People are known to differ markedly in their response to sleep deprivation, but the biological underpinnings of these differences have remained difficult to identify. Researchers have now found that a genetic difference in a so-called clock gene, PERIOD3, makes some people particularly sensitive to the effects of sleep deprivation. The findings, reported by Antoine Viola, Derk-Jan Dijk, and colleagues at the University of Surrey's Sleep Research Center, appear online this week in the journal Current Biology, published by Cell Press.
There are two variants of the PERIOD3 gene found in the human population, encoding either long or short versions of the corresponding protein. Each individual will possess two copies of the gene, either of which might be the long or short form. Previous work had indicated that the different forms of the gene appear to influence characteristic morning and evening activity levelsfor example, "owl" versus "lark" tendencies.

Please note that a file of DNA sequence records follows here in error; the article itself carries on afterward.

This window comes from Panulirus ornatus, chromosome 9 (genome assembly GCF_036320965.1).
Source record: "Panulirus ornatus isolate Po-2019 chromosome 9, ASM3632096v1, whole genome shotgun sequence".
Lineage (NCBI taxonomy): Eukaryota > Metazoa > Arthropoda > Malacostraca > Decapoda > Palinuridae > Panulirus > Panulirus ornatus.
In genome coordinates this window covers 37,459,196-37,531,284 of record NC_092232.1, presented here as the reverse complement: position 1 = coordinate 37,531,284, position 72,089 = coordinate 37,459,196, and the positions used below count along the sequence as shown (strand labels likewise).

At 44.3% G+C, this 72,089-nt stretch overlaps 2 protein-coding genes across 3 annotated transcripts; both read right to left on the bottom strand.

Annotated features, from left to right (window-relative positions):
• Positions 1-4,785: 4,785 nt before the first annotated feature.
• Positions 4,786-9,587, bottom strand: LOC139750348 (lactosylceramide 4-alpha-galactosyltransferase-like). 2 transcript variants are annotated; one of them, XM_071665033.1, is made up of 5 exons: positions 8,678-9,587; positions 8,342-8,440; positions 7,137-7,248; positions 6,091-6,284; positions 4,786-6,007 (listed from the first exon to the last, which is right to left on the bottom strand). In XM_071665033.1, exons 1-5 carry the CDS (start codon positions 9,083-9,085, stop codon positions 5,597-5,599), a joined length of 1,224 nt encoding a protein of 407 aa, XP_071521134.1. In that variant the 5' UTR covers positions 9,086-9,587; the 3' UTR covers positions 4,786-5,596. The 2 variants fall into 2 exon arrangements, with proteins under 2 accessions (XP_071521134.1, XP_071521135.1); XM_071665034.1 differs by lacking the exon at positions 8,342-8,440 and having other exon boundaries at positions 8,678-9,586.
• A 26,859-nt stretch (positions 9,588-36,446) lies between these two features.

In the new work, a multidisciplinary research team consisting of biological scientists and psychologists compared how individuals possessing only the longer gene variant and those possessing only the shorter one coped with being kept awake for two days, including the intervening night. The researchers found that although some participants struggled to stay awake, others experienced no problems with the task.
The results were most pronounced during the early hours of the morning (between 4 and 8 a.m.), during which individuals with the longer variant of the gene performed very poorly on tests for attention and working memory.
The authors point out that this early-morning period corresponds to stretches of time when shift workers struggle to stay awake, during which many accidents related to sleepiness occur. But the scientists also emphasize that the new research was conducted in the laboratory, and whether forms of the PERIOD3 gene also predict individual differences in the tole
Contact: Erin Doonan